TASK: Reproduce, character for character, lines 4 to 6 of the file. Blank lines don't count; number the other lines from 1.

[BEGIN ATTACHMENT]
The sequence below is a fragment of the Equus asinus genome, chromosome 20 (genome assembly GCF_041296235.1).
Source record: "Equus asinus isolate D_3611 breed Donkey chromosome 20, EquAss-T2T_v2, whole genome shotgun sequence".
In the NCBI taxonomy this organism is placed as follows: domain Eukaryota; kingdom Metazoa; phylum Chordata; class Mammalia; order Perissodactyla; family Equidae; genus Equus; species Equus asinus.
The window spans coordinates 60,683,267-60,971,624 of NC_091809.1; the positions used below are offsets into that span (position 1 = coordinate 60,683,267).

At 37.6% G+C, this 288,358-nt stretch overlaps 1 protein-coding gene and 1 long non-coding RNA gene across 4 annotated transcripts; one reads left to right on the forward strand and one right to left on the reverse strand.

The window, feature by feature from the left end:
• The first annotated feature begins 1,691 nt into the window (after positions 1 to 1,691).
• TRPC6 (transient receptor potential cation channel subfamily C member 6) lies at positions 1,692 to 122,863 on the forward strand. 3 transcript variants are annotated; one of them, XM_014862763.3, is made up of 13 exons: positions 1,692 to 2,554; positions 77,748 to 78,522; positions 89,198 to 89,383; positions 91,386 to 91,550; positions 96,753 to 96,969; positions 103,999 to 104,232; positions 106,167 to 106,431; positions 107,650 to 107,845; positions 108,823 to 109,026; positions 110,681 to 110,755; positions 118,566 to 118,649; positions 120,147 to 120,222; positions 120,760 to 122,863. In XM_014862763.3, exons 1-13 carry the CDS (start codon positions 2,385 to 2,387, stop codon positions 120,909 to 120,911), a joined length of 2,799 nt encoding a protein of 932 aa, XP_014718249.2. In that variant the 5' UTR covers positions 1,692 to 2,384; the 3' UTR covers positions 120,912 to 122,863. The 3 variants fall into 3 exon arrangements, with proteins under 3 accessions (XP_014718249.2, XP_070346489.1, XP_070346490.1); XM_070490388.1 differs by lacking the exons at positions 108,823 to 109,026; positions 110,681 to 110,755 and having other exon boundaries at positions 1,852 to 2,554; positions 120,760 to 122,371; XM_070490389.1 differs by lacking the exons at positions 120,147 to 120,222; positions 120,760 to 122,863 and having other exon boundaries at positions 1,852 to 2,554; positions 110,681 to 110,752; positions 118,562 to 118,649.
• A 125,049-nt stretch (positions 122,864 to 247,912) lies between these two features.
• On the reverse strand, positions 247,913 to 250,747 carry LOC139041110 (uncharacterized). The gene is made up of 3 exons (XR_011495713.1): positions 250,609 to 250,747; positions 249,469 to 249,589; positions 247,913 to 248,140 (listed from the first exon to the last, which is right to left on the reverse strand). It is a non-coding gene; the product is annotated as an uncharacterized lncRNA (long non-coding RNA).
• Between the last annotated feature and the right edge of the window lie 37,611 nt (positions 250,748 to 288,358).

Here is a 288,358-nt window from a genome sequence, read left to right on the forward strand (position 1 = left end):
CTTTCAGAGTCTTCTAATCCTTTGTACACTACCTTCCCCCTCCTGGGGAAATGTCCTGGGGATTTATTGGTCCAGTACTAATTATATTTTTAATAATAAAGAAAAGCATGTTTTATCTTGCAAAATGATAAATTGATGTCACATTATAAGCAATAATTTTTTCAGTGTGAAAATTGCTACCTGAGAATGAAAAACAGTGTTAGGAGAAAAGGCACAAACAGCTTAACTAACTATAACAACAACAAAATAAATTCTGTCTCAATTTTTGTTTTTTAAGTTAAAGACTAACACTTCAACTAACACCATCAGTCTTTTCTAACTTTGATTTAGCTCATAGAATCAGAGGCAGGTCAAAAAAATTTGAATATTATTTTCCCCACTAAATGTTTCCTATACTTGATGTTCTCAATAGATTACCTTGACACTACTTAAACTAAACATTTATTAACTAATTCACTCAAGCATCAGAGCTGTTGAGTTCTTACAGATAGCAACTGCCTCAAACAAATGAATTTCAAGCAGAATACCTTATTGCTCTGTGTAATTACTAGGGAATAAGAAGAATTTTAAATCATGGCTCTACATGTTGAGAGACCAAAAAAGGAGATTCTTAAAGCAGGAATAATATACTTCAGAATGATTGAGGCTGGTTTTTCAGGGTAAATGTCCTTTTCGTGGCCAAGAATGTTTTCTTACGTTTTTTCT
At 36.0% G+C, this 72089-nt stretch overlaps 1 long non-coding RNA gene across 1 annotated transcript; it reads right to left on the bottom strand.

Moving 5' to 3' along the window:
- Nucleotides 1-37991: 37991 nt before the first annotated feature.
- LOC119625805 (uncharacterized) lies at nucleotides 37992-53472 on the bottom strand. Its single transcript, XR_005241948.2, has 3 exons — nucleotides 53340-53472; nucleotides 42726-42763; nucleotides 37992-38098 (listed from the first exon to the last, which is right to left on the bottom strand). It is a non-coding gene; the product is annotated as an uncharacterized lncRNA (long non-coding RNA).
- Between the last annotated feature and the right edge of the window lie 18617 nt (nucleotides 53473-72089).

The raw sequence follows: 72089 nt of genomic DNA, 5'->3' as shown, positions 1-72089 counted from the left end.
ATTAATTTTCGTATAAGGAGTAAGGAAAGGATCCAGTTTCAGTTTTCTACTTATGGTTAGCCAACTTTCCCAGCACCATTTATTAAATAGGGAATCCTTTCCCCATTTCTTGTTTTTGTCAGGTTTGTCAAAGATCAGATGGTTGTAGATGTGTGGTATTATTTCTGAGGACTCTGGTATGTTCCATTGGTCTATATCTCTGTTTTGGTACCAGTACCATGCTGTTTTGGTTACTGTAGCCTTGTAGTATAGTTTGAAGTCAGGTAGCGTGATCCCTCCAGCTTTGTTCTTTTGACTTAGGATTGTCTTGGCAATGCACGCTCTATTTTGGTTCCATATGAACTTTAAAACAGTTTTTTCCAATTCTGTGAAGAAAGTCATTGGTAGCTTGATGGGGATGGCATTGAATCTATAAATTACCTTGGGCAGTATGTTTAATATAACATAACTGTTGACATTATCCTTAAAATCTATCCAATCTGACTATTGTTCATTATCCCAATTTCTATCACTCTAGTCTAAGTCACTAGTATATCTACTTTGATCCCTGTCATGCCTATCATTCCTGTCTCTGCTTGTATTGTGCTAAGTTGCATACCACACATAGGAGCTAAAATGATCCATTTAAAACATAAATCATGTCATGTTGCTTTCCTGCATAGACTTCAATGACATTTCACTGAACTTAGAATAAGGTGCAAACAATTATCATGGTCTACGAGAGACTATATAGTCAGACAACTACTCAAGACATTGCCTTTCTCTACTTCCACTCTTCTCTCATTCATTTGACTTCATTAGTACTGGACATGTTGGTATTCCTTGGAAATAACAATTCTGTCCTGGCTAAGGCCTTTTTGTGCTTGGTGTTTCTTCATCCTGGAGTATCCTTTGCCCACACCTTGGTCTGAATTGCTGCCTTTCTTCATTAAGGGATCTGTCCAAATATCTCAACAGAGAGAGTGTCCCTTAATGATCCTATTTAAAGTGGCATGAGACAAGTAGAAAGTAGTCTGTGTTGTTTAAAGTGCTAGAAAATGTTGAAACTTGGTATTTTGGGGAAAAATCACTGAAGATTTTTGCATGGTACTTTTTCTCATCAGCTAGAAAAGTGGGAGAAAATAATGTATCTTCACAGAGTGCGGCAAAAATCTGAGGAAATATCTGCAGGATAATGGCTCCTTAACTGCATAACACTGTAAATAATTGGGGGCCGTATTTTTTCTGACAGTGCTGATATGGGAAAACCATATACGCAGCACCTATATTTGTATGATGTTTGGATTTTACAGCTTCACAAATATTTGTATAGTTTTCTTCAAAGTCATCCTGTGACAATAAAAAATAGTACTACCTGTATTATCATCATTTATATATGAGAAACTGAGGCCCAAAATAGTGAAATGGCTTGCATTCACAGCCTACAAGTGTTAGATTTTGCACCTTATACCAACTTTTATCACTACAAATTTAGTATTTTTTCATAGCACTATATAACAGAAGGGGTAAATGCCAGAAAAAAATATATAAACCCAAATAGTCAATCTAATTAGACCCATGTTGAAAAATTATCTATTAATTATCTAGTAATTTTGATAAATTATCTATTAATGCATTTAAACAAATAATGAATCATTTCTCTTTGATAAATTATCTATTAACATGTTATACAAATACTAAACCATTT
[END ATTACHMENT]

The window spans coordinates 60,683,267-60,971,624 of NC_091809.1; the positions used below are offsets into that span (position 1 = coordinate 60,683,267).

At 37.6% G+C, this 288,358-nt stretch overlaps 1 protein-coding gene and 1 long non-coding RNA gene across 4 annotated transcripts; one reads left to right on the forward strand and one right to left on the reverse strand.

The window, feature by feature from the left end: